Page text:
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Kong Mesh supports running your service mesh in multiple zones. It is even possible to run with a mix of Kubernetes and Universal zones. Your mesh environment can include multiple isolated service meshes (multi-tenancy), and workloads running in different regions, on different clouds, or in different datacenters. A zone can be a Kubernetes cluster, a VPC, or any other deployment you need to include in the same distributed mesh environment. The only condition is that all the data planes running within the zone must be able to connect to the other data planes in this same zone.
Or without the optional zone egress:
How it works
In Kong Mesh, zones are abstracted away, meaning that your data plane proxies will find services wherever they run.
This way you can make a service multi-zone by having data planes using the same
kuma.io/service in different zones. This gives you automatic fail-over of services in case a specific zone fails.
Let’s look at how a service
zone-b is advertised to
zone-a and a request from the local zone
zone-a is routed to the remote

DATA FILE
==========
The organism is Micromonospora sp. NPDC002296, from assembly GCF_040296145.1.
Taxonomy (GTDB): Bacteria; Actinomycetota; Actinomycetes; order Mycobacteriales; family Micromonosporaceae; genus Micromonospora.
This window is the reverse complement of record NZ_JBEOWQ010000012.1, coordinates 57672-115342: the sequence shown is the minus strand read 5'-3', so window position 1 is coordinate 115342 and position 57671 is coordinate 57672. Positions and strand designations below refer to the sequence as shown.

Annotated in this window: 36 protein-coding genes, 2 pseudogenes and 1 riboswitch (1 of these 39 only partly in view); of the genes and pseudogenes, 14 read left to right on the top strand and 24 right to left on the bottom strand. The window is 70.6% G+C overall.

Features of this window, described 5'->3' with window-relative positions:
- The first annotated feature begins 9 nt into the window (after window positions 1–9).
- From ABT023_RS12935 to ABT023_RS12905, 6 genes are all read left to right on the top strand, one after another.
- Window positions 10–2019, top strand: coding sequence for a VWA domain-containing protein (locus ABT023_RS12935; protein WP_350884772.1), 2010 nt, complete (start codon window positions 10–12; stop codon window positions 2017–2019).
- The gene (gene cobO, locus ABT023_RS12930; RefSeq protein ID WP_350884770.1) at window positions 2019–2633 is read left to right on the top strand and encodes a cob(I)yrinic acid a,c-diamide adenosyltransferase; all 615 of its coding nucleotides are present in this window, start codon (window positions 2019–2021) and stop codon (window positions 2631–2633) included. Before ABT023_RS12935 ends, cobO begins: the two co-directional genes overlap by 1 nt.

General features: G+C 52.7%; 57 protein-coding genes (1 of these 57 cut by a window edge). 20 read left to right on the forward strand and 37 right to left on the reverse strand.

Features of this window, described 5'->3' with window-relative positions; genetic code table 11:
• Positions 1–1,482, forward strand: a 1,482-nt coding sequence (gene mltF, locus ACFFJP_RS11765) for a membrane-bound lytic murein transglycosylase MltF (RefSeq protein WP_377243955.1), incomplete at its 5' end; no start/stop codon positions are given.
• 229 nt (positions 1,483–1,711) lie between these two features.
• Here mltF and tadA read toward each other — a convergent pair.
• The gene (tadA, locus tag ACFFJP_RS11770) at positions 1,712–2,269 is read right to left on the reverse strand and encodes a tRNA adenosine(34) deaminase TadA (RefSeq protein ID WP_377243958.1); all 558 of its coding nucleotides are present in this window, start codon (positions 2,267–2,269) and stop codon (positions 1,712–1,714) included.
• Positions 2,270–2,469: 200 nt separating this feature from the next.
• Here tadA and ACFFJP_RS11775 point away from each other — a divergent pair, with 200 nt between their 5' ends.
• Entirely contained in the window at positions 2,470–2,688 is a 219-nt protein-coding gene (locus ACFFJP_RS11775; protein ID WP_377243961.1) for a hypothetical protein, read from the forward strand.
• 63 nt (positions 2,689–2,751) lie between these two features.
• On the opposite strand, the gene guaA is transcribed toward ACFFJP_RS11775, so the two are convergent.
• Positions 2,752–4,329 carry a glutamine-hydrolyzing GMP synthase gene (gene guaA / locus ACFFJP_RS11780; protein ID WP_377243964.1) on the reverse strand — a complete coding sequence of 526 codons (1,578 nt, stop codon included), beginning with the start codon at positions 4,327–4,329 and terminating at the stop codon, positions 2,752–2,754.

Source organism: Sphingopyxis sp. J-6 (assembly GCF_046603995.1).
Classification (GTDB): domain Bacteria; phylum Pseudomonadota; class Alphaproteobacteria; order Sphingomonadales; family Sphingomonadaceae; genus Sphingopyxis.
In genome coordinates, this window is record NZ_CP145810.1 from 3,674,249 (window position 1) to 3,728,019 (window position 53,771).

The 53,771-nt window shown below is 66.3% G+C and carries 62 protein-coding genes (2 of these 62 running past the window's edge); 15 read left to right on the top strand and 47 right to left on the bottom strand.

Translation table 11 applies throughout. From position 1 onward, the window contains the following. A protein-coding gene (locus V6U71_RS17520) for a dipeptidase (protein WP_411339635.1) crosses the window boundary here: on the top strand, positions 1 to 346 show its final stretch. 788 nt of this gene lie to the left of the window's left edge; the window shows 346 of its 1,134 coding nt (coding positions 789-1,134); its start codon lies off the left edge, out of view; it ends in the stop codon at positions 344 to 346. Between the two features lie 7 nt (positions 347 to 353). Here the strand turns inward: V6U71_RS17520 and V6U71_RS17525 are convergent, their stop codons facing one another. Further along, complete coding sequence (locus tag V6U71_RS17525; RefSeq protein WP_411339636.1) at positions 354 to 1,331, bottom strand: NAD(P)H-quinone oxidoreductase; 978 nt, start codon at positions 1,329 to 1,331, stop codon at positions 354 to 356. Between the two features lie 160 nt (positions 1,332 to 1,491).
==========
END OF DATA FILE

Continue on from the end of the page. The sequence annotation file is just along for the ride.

Destination service zone
When the new service
backend joins the mesh in
zone-b zone control plane adds this service to the
availableServices on the
kuma-dp proxy running as a zone ingress is configured with this list of
services so that it can route incoming requests.
ZoneIngress resource is then also synchronized to the global control plane.
The global control-plane will propagate the zone ingress resources and all policies to all other zones over Kong Mesh Discovery Service (KDS), which is a protocol based on xDS.
Source service zone
ZoneIngress resource is synchronized from the global control
plane to the
zone-a zone control plane.
Requests to the
zone-a are load balanced between local instances and remote instances of this service.
Requests send to
zone-b are routed to the zone ingress proxy of
For load-balancing, the zone ingress endpoints are weighted with the number of instances running behind them. So a zone with 2 instances will receive twice as much traffic than a zone with 1 instance. You can also favor local service instances with locality-aware load balancing.
In the presence of a zone egress , the traffic is routed through the local zone egress before being sent to the remote zone ingress.
(default in Kubernetes),
Kong Mesh generates a VIP,
a DNS entry with the format
<kuma.io/service>.mesh, and will listen for traffic on port 80. The